Key Takeaways from Indie BeautyX Retail Summit – Dallas

Written by: | May 15, 2018 | 2 responses

Most indie beauty brands are striving to have their products sold in retail outlets, and we attended a 2-day summit on just this topic. We heard from retail buyers for national and international stores all the way down to individual spa managers. Here we outline the key takeaways from the numerous retail buyers and share their top tips for getting your products into the retail market.

  1. Commit to online presence and aesthetic

One of your best chances of getting into a retailer is by demonstrating your brand aesthetic on social media.  Online retail buyers were asked how a brand can stand out online, and every panelist recommended a strong internet and Instagram presence. Although not the only method, a beautiful Instagram profile and/or blog was enough to catch an eye and elicit interest. Take the time to curate a beautiful online presence that showcases the heart, soul, and beauty of your brand.

 

  1. Packaging and visual brand identity

Although not always a deal breaker, ensure you have great packaging that matches your brand and your target market. Occasionally retailers are willing to help you redesign packaging, but you can’t rely on that. Instead, do research about what your target customer is looking for, the feeling they want from a product, and create packaging that matches that aesthetic as closely as possible. It’s wise to be aware of what type of look your target retailer wants, but don’t let it completely dictate what you do or else you’ll end up with a copy of existing products and labels.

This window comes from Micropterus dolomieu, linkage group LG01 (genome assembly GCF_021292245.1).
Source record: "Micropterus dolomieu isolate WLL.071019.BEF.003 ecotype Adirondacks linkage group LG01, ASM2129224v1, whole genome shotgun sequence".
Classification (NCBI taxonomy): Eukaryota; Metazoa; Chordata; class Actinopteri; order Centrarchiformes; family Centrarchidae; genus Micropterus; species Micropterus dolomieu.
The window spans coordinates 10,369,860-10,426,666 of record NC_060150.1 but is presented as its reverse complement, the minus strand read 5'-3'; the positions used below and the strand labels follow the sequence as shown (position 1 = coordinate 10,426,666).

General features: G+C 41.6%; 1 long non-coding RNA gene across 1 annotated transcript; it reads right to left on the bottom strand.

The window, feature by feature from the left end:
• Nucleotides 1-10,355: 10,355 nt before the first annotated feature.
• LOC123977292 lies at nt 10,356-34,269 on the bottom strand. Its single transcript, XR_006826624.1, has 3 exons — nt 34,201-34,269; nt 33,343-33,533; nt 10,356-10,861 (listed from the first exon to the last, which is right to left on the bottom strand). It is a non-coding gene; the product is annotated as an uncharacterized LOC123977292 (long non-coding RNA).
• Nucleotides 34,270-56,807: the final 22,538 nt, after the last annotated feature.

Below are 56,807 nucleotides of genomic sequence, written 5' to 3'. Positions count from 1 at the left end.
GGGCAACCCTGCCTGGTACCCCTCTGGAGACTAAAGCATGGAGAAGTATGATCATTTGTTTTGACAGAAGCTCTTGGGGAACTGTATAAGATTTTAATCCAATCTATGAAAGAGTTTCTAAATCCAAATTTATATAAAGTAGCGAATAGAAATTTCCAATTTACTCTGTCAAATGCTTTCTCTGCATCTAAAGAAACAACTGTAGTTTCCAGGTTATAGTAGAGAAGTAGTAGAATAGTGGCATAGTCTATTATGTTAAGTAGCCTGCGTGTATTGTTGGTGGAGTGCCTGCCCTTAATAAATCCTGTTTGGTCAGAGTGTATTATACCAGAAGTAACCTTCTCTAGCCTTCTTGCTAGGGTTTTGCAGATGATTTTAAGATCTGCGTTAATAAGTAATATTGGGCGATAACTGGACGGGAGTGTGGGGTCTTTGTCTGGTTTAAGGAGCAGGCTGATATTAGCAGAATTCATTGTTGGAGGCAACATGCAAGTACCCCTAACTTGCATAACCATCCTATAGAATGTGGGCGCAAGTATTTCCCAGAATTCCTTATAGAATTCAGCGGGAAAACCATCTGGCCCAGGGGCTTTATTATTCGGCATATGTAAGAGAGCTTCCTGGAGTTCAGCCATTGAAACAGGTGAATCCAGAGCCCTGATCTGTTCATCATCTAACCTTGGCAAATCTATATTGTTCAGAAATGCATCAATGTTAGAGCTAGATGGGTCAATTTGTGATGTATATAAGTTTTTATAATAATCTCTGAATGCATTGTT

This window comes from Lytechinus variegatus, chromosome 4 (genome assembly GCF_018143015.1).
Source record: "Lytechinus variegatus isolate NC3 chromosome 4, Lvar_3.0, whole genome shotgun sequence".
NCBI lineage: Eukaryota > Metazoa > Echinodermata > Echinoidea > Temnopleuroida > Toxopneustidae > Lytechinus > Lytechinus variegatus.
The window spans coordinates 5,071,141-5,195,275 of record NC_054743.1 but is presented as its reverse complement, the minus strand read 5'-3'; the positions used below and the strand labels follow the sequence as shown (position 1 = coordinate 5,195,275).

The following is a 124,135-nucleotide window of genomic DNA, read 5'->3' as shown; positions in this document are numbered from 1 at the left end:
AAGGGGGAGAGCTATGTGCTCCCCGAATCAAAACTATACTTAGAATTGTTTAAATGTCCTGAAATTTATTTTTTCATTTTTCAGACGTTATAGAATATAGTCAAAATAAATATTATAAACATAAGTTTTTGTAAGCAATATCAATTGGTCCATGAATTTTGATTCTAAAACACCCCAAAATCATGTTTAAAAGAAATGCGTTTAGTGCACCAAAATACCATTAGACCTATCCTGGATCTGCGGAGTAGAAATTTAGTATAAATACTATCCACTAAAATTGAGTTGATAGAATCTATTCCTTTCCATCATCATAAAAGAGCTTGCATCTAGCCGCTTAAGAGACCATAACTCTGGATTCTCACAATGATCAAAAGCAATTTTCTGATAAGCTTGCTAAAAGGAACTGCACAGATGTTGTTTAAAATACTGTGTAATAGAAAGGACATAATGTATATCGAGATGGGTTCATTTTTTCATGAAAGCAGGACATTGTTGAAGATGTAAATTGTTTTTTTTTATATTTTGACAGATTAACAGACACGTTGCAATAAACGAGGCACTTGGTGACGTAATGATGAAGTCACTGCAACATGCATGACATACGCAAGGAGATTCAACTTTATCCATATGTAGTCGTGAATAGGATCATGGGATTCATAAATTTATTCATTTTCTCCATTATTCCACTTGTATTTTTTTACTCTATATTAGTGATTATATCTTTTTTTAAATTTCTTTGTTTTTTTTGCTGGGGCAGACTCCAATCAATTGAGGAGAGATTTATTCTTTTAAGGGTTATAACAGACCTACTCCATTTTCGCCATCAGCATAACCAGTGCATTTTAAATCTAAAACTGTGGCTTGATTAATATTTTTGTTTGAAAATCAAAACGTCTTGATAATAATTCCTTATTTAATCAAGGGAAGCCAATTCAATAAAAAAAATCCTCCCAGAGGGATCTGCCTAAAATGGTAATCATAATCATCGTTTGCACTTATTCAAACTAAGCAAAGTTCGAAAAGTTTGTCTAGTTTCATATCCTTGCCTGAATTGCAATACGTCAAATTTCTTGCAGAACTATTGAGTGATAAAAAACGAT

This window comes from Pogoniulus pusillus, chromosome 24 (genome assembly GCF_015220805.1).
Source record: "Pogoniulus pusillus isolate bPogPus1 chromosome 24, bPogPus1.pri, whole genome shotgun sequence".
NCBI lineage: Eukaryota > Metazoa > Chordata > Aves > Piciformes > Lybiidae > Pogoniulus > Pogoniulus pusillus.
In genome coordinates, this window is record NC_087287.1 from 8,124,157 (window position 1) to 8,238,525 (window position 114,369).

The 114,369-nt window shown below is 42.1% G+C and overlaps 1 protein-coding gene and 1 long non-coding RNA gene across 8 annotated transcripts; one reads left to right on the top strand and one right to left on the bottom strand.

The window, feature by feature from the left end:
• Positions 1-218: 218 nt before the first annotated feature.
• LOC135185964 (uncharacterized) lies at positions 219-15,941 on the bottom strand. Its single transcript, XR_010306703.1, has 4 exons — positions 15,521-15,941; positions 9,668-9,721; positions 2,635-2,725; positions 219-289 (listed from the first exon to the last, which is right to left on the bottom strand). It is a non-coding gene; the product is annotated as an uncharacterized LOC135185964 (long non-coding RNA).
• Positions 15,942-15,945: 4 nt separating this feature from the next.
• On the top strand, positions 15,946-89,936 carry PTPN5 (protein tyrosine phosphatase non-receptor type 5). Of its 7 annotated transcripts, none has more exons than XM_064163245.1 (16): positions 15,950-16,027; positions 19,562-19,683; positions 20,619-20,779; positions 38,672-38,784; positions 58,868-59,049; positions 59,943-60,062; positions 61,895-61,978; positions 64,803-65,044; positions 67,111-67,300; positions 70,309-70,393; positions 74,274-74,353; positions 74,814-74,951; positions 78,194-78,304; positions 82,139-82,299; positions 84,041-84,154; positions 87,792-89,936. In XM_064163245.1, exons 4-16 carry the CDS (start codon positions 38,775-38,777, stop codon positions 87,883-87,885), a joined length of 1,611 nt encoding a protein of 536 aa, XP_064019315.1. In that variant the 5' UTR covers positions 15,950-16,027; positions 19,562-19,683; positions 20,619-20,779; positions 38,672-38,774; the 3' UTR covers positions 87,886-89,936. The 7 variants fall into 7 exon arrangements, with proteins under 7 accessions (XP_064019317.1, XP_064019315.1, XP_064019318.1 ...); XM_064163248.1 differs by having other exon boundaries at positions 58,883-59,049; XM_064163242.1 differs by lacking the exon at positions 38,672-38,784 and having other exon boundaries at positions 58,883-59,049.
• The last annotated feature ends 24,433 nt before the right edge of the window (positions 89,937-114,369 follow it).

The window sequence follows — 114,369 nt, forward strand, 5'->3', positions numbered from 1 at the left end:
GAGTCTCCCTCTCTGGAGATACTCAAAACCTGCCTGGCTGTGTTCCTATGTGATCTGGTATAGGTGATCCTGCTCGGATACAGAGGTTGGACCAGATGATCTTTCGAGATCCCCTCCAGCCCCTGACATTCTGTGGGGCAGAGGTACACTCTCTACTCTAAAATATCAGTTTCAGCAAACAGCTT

1. Ingredients, natural and organic products

Hero ingredients help differentiate a product and rely on consumers already understanding the key benefits of your star. If it is a new or less-common ingredient, be prepared to provide easy education for consumers. Even if it takes time to educate your market, a unique hero ingredient can also help you stand out to retail buyers looking for the next big thing.

A growing trend in skincare is of course natural and organic products, so if your product fits that bill be sure to let consumers know. Perhaps organic turmeric is the base of your new scrub, so be sure to show off whatever vibes with your brand: its origin, benefits, organic certification, anything!